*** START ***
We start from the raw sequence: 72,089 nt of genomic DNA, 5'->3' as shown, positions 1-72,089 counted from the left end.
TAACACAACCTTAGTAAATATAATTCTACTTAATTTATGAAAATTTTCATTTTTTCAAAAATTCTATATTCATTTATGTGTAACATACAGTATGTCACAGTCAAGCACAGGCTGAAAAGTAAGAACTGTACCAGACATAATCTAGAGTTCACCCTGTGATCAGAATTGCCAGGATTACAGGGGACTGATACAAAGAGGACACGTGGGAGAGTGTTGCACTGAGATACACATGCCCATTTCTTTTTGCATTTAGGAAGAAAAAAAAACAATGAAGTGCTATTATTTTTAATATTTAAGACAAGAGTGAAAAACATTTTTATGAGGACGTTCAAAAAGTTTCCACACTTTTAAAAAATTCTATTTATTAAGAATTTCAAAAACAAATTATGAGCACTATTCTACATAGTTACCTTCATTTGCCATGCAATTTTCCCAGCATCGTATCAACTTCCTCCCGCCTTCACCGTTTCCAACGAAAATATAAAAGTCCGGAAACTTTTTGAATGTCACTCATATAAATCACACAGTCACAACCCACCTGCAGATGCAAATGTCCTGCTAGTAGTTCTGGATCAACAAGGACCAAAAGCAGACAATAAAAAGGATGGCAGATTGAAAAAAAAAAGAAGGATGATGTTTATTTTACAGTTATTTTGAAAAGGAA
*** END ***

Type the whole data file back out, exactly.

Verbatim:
We start from the raw sequence: 72,089 nt of genomic DNA, 5'->3' as shown, positions 1-72,089 counted from the left end.
TAACACAACCTTAGTAAATATAATTCTACTTAATTTATGAAAATTTTCATTTTTTCAAAAATTCTATATTCATTTATGTGTAACATACAGTATGTCACAGTCAAGCACAGGCTGAAAAGTAAGAACTGTACCAGACATAATCTAGAGTTCACCCTGTGATCAGAATTGCCAGGATTACAGGGGACTGATACAAAGAGGACACGTGGGAGAGTGTTGCACTGAGATACACATGCCCATTTCTTTTTGCATTTAGGAAGAAAAAAAAACAATGAAGTGCTATTATTTTTAATATTTAAGACAAGAGTGAAAAACATTTTTATGAGGACGTTCAAAAAGTTTCCACACTTTTAAAAAATTCTATTTATTAAGAATTTCAAAAACAAATTATGAGCACTATTCTACATAGTTACCTTCATTTGCCATGCAATTTTCCCAGCATCGTATCAACTTCCTCCCGCCTTCACCGTTTCCAACGAAAATATAAAAGTCCGGAAACTTTTTGAATGTCACTCATATAAATCACACAGTCACAACCCACCTGCAGATGCAAATGTCCTGCTAGTAGTTCTGGATCAACAAGGACCAAAAGCAGACAATAAAAAGGATGGCAGATTGAAAAAAAAAAGAAGGATGATGTTTATTTTACAGTTATTTTGAAAAGGAA